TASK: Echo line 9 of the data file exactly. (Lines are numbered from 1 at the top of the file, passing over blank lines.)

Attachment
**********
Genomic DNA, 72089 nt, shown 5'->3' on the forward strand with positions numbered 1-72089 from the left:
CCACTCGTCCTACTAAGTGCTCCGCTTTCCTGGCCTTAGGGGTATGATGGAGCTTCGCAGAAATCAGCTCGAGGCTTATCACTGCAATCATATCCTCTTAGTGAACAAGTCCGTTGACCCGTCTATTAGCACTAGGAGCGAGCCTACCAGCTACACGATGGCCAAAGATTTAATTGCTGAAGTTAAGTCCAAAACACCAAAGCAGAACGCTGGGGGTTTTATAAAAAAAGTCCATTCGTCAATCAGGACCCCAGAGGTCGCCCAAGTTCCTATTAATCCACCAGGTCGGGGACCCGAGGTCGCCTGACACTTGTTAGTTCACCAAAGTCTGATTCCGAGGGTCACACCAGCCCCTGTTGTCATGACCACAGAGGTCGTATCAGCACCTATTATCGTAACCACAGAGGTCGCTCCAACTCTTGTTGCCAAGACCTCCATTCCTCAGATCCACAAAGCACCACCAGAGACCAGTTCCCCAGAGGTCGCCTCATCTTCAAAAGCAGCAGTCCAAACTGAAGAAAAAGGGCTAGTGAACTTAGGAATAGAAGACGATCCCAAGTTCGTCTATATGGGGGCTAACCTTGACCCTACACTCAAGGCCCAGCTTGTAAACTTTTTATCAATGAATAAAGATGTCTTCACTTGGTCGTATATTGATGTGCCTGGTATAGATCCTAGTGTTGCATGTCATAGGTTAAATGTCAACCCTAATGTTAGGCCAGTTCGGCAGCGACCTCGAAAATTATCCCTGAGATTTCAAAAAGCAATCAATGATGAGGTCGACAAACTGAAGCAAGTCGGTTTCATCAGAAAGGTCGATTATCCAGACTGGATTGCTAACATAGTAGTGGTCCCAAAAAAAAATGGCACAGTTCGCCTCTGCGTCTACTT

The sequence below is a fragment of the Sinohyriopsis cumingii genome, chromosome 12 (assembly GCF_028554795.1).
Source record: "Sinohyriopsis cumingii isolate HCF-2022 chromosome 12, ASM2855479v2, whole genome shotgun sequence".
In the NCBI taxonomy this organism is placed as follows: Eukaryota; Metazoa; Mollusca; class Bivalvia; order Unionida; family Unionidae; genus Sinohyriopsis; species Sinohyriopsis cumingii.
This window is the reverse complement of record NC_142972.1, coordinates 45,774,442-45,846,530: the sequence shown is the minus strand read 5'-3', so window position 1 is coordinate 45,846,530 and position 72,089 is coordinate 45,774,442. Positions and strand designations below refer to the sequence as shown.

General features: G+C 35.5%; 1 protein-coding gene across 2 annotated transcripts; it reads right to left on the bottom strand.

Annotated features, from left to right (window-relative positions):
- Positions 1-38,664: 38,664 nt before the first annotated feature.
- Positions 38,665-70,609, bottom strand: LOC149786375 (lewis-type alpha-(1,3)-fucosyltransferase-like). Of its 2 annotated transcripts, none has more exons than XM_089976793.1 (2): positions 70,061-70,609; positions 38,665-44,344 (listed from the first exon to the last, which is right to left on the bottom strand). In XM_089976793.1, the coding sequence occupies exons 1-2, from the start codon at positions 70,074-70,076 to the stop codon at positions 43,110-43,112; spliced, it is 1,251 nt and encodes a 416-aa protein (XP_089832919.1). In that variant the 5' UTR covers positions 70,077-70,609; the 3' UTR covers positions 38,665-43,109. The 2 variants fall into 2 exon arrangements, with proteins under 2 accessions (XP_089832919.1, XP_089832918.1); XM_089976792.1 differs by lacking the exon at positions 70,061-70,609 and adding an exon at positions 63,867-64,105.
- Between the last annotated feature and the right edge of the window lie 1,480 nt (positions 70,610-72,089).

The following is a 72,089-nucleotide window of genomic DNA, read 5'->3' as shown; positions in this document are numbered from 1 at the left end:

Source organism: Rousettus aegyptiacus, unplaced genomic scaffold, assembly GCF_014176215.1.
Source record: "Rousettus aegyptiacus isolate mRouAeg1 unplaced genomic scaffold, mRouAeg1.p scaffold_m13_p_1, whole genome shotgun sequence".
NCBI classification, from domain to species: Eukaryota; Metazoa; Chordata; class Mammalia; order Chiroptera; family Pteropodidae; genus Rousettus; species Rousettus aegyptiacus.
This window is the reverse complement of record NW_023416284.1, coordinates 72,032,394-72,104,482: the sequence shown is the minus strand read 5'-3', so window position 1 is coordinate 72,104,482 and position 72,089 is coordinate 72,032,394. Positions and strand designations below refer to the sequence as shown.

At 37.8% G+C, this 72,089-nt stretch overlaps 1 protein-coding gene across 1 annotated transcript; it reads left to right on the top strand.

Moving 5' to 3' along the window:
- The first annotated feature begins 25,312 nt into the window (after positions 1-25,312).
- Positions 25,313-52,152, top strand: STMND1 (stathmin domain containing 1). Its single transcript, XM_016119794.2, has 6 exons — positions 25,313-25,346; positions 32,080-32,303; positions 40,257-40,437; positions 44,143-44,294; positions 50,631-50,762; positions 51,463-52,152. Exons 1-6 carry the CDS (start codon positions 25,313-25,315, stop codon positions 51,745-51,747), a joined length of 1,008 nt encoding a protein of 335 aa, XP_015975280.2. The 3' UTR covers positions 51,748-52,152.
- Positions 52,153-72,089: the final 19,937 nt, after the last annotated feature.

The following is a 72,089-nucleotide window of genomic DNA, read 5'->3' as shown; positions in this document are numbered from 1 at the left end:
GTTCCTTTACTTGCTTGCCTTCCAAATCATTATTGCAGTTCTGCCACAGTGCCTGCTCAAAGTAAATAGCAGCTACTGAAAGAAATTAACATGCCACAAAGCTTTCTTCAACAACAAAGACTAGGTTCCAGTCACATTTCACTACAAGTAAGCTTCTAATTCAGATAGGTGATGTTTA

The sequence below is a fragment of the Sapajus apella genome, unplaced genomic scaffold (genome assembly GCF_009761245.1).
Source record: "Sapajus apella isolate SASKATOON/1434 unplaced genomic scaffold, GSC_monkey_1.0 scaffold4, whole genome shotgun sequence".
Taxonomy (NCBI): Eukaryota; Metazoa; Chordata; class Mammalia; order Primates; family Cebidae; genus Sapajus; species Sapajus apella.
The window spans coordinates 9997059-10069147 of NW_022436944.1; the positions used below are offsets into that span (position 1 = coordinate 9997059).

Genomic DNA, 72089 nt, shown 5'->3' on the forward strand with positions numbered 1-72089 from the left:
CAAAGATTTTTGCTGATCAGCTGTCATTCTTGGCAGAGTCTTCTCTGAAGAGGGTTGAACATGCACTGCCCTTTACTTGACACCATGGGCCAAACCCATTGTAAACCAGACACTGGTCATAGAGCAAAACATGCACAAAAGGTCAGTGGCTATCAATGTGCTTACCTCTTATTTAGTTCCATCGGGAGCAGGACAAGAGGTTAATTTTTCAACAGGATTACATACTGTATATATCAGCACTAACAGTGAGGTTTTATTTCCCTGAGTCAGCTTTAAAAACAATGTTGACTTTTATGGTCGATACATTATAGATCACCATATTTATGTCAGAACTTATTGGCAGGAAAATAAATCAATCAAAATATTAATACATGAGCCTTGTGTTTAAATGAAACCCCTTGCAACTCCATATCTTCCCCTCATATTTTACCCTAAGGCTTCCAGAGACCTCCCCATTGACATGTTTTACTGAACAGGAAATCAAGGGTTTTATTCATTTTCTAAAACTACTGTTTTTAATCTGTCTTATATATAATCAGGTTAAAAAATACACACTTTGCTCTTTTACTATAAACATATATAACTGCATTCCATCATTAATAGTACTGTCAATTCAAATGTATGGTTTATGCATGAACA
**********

- Positions 1-38,664: 38,664 nt before the first annotated feature.